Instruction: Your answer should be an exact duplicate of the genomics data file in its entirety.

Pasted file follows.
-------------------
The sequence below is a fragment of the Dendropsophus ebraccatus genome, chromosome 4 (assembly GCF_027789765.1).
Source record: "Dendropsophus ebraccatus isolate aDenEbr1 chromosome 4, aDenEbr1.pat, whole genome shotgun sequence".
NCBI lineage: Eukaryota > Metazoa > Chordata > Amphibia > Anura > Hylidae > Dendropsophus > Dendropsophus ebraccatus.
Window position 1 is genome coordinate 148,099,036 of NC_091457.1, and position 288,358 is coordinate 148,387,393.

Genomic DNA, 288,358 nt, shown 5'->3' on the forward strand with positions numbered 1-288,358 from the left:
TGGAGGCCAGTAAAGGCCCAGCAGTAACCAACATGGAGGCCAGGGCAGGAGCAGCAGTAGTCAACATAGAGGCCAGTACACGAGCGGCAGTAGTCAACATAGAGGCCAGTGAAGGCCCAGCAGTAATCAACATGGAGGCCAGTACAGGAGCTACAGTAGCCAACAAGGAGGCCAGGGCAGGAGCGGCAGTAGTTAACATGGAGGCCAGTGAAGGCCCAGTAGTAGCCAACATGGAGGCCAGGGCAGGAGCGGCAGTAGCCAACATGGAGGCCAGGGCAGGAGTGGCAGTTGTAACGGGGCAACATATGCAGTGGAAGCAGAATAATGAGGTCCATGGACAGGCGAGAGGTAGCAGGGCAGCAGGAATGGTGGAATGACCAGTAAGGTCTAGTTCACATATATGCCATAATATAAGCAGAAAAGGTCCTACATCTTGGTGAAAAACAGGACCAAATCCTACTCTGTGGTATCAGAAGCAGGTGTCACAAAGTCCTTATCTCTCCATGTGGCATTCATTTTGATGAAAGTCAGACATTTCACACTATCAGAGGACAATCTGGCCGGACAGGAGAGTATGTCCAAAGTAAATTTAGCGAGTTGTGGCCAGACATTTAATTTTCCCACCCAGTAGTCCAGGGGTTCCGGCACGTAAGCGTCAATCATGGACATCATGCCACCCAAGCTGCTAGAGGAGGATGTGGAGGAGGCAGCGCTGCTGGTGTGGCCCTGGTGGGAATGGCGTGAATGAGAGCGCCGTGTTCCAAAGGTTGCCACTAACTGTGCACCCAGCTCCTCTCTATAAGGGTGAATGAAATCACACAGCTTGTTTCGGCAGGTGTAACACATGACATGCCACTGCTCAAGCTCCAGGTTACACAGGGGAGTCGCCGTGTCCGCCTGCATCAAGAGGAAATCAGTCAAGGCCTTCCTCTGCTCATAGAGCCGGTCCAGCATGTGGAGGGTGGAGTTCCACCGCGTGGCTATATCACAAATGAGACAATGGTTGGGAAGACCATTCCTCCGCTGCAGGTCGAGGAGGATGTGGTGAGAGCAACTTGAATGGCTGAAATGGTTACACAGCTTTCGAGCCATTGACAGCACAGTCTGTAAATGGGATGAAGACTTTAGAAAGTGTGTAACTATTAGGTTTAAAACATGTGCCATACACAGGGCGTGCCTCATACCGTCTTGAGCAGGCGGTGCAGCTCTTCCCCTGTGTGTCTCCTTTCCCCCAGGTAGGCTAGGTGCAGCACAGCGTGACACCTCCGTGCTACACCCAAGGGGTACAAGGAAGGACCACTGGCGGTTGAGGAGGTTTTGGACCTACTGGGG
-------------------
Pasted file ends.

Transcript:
The sequence below is a fragment of the Dendropsophus ebraccatus genome, chromosome 4 (assembly GCF_027789765.1).
Source record: "Dendropsophus ebraccatus isolate aDenEbr1 chromosome 4, aDenEbr1.pat, whole genome shotgun sequence".
NCBI lineage: Eukaryota > Metazoa > Chordata > Amphibia > Anura > Hylidae > Dendropsophus > Dendropsophus ebraccatus.
Window position 1 is genome coordinate 148,099,036 of NC_091457.1, and position 288,358 is coordinate 148,387,393.

Genomic DNA, 288,358 nt, shown 5'->3' on the forward strand with positions numbered 1-288,358 from the left:
TGGAGGCCAGTAAAGGCCCAGCAGTAACCAACATGGAGGCCAGGGCAGGAGCAGCAGTAGTCAACATAGAGGCCAGTACACGAGCGGCAGTAGTCAACATAGAGGCCAGTGAAGGCCCAGCAGTAATCAACATGGAGGCCAGTACAGGAGCTACAGTAGCCAACAAGGAGGCCAGGGCAGGAGCGGCAGTAGTTAACATGGAGGCCAGTGAAGGCCCAGTAGTAGCCAACATGGAGGCCAGGGCAGGAGCGGCAGTAGCCAACATGGAGGCCAGGGCAGGAGTGGCAGTTGTAACGGGGCAACATATGCAGTGGAAGCAGAATAATGAGGTCCATGGACAGGCGAGAGGTAGCAGGGCAGCAGGAATGGTGGAATGACCAGTAAGGTCTAGTTCACATATATGCCATAATATAAGCAGAAAAGGTCCTACATCTTGGTGAAAAACAGGACCAAATCCTACTCTGTGGTATCAGAAGCAGGTGTCACAAAGTCCTTATCTCTCCATGTGGCATTCATTTTGATGAAAGTCAGACATTTCACACTATCAGAGGACAATCTGGCCGGACAGGAGAGTATGTCCAAAGTAAATTTAGCGAGTTGTGGCCAGACATTTAATTTTCCCACCCAGTAGTCCAGGGGTTCCGGCACGTAAGCGTCAATCATGGACATCATGCCACCCAAGCTGCTAGAGGAGGATGTGGAGGAGGCAGCGCTGCTGGTGTGGCCCTGGTGGGAATGGCGTGAATGAGAGCGCCGTGTTCCAAAGGTTGCCACTAACTGTGCACCCAGCTCCTCTCTATAAGGGTGAATGAAATCACACAGCTTGTTTCGGCAGGTGTAACACATGACATGCCACTGCTCAAGCTCCAGGTTACACAGGGGAGTCGCCGTGTCCGCCTGCATCAAGAGGAAATCAGTCAAGGCCTTCCTCTGCTCATAGAGCCGGTCCAGCATGTGGAGGGTGGAGTTCCACCGCGTGGCTATATCACAAATGAGACAATGGTTGGGAAGACCATTCCTCCGCTGCAGGTCGAGGAGGATGTGGTGAGAGCAACTTGAATGGCTGAAATGGTTACACAGCTTTCGAGCCATTGACAGCACAGTCTGTAAATGGGATGAAGACTTTAGAAAGTGTGTAACTATTAGGTTTAAAACATGTGCCATACACAGGGCGTGCCTCATACCGTCTTGAGCAGGCGGTGCAGCTCTTCCCCTGTGTGTCTCCTTTCCCCCAGGTAGGCTAGGTGCAGCACAGCGTGACACCTCCGTGCTACACCCAAGGGGTACAAGGAAGGACCACTGGCGGTTGAGGAGGTTTTGGACCTACTGGGG